Robert Novak

WASHINGTON, D.C. -- Terrence McAuliffe, the multimillionaire wheeler-dealer imposed by the Clintons on the Democratic National Committee as its chairman after the 2000 election, quickly paid back his benefactors. He designed a front-loaded primary system intended to confirm Sen. Hillary Clinton as presidential nominee by Feb. 5. Contrary to expectations, however, no choice will be made for months and perhaps not until the national convention at Denver in late August.

There is no mathematical possibility of Mega Tuesday balloting in 22 states tomorrow for 1,681 delegates -- labeled the first "national" primary -- giving either Clinton or Sen. Barack Obama close to the 2,025 delegates necessary for nomination. That unexpected reality is produced by Obama's appeal, Clinton fatigue and extreme proportional representation adopted by the Democratic Party.

The nation's two political parties have reverted to form after appearing to have exchanged identities. Democrats a year ago seemed to be emulating Republican practice in settling for an early anointed candidate, Sen. Clinton, while the divided GOP field resembled historic Democratic practice in the absence of an incumbent president. Republicans, who traditionally abhor competition, are ready tomorrow to crown Sen. John McCain as their nominee. Democrats will still be battling.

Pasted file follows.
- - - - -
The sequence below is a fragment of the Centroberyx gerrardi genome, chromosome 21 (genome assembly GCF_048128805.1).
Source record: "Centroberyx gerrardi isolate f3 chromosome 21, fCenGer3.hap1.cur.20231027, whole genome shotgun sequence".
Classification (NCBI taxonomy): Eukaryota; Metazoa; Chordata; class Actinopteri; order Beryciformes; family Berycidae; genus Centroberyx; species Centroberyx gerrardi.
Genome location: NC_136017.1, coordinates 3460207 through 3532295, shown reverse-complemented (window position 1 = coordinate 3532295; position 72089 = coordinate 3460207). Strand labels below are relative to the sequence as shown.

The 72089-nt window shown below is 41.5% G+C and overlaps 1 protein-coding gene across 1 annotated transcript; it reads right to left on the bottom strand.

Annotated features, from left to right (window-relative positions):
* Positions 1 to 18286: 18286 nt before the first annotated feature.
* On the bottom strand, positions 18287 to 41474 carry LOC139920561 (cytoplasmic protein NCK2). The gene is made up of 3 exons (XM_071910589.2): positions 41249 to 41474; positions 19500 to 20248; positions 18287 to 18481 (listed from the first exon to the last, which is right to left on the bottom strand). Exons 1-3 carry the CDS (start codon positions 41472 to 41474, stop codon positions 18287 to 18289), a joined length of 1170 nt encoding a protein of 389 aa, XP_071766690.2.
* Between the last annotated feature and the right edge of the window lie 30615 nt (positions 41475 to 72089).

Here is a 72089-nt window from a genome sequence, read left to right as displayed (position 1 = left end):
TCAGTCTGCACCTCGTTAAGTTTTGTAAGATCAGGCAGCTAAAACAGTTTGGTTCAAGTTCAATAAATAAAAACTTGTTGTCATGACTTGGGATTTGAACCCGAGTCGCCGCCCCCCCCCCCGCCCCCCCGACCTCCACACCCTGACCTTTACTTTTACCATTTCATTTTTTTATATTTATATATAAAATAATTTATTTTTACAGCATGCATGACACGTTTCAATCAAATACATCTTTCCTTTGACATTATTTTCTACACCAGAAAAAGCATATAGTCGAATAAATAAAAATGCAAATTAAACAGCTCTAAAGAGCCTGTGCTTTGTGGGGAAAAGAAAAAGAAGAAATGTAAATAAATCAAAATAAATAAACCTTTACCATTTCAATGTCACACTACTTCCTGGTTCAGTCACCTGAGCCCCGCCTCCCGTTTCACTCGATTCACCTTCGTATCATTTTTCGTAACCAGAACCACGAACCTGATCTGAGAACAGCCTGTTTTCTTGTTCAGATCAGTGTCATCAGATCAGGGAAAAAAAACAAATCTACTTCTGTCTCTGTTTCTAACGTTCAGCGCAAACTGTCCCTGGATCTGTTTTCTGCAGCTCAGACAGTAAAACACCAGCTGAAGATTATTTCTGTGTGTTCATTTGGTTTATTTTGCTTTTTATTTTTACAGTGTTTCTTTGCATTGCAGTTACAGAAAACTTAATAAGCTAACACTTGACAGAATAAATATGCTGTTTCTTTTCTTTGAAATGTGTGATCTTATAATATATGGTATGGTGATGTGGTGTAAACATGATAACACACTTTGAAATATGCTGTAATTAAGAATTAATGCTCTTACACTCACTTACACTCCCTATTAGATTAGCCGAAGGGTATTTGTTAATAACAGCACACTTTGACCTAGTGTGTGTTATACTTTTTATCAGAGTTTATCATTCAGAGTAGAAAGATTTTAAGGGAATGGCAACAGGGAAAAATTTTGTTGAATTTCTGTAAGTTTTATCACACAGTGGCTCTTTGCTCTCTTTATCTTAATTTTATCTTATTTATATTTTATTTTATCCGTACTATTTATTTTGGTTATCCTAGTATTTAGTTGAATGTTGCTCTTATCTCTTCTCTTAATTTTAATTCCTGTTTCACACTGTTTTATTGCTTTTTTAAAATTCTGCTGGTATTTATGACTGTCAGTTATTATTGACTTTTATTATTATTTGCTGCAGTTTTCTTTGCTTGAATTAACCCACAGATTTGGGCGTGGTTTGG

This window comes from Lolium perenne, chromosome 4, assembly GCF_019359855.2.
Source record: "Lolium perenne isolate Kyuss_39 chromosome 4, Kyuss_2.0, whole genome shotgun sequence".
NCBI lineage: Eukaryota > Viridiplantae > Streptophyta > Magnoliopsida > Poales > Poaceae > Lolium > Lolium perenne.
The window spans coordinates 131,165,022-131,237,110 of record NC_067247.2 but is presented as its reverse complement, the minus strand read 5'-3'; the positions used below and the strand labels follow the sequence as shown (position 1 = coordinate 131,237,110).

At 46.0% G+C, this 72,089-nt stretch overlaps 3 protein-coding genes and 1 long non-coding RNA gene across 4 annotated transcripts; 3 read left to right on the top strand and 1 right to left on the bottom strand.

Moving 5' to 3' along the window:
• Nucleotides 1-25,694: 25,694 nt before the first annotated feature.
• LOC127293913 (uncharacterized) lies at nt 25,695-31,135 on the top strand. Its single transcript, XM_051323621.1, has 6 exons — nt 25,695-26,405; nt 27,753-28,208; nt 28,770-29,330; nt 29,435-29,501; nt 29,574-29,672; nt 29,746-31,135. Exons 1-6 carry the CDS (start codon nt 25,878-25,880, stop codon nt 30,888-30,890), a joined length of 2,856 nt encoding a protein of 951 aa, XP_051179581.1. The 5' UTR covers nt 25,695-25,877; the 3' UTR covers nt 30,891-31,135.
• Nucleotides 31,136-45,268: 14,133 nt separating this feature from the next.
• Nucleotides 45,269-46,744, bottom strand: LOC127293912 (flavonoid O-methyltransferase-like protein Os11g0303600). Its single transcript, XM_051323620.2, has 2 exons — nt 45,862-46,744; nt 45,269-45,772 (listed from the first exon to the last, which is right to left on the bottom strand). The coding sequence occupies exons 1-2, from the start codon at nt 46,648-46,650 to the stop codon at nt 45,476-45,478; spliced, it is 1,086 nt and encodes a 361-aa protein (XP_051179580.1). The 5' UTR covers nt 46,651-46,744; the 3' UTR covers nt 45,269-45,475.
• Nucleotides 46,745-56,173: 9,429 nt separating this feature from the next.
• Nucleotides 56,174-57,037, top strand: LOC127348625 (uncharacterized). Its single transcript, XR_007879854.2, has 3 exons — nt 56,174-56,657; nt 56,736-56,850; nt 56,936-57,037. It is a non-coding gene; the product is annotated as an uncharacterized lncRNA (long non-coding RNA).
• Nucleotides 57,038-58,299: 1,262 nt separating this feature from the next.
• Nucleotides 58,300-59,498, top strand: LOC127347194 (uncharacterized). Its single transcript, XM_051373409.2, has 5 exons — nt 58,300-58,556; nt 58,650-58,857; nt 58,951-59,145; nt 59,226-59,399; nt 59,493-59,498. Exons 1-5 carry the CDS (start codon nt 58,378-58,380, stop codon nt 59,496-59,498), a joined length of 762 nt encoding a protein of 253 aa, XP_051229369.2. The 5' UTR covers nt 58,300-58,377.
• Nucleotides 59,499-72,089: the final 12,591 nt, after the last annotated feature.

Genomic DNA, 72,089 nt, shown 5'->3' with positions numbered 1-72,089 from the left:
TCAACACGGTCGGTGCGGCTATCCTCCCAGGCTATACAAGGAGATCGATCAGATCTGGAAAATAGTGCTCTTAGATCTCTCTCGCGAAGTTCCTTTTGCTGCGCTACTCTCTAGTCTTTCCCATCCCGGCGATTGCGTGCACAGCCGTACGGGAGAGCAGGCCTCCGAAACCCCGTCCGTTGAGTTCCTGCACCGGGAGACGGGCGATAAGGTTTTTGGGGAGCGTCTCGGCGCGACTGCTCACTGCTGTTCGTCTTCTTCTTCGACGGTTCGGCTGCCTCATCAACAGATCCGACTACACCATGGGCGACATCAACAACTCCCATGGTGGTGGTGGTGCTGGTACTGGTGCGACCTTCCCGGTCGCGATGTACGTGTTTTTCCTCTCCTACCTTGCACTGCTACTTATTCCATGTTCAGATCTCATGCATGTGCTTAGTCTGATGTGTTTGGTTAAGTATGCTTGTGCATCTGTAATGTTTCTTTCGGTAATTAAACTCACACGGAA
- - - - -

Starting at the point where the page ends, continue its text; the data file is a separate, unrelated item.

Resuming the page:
The full consequences of adopting proportional representation three decades ago finally will be realized by the Democratic Party. In 1972, supporters of Hubert Humphrey protested George McGovern's winner-take-all capture of the huge California delegation that clinched the presidential nomination. Appalled at being called majoritarians, McGovernite liberals adopted proportional representation. For the next seven presidential elections, Democrats have avoided its impact creating a stalemate, in the absence of a prolonged two-candidate contest.

Under proportional representation, a candidate collects delegates by achieving the 15 percent viability level either statewide or in a congressional district. In a four-delegate district, Clinton could win 59 percent of the vote and still split the delegates with Obama, two to two. The impact of California consequently is dissipated in view of polls showing Clinton's former double-digit lead cut in half. Although she can win handily in New York and New Jersey, Obama will be first in Illinois and smaller states, and is strong in barometric Missouri. So, the supposed national primary will settle nothing.

Robert Novak

Robert Novak (1931-2009) was a syndicated columnist and editor of the Evans-Novak Political Report.

©Creators Syndicate